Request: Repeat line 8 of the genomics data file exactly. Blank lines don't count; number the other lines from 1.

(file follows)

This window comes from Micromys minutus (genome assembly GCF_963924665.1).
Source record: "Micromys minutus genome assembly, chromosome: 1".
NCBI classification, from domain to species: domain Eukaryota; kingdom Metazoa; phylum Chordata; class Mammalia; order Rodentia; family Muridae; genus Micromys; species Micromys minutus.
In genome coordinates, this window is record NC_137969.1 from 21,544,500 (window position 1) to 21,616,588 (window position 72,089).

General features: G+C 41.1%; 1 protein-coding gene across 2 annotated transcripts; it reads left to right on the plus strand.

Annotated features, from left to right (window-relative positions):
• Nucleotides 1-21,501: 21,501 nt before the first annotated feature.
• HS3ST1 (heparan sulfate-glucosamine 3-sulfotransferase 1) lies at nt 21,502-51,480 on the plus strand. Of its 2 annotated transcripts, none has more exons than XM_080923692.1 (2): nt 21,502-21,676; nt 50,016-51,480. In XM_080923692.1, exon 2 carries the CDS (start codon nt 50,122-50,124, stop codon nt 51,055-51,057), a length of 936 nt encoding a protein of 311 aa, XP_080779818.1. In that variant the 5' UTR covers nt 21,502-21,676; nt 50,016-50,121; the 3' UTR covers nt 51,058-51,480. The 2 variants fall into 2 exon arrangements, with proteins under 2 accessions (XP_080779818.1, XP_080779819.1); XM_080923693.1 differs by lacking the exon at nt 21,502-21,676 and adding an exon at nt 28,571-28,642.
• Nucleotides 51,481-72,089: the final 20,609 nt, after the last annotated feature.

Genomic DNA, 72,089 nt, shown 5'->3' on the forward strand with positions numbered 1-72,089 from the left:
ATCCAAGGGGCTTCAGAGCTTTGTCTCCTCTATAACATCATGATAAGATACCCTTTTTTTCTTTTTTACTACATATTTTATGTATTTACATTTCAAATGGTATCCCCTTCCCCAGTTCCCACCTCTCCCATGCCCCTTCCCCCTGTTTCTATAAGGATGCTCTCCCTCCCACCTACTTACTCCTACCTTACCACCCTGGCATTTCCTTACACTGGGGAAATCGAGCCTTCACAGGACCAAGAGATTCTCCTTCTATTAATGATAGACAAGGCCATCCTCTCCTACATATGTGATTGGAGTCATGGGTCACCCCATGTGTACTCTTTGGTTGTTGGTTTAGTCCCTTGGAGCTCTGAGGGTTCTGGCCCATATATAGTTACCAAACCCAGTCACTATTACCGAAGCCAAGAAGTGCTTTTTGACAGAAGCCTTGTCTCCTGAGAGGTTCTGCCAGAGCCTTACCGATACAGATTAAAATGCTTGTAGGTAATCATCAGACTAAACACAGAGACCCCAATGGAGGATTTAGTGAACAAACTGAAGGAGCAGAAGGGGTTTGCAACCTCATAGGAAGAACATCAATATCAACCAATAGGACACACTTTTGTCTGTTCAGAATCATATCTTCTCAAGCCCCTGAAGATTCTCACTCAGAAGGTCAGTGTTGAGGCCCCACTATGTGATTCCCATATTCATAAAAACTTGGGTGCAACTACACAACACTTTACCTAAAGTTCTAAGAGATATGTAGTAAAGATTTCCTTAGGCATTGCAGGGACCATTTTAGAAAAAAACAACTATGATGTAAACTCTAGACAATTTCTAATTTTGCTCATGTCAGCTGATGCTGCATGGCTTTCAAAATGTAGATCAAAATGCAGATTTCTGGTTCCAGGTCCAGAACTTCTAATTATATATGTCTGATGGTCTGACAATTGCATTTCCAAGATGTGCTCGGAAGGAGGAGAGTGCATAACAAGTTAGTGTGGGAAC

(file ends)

• HS3ST1 (heparan sulfate-glucosamine 3-sulfotransferase 1) lies at nt 21,502-51,480 on the plus strand. Of its 2 annotated transcripts, none has more exons than XM_080923692.1 (2): nt 21,502-21,676; nt 50,016-51,480. In XM_080923692.1, exon 2 carries the CDS (start codon nt 50,122-50,124, stop codon nt 51,055-51,057), a length of 936 nt encoding a protein of 311 aa, XP_080779818.1. In that variant the 5' UTR covers nt 21,502-21,676; nt 50,016-50,121; the 3' UTR covers nt 51,058-51,480. The 2 variants fall into 2 exon arrangements, with proteins under 2 accessions (XP_080779818.1, XP_080779819.1); XM_080923693.1 differs by lacking the exon at nt 21,502-21,676 and adding an exon at nt 28,571-28,642.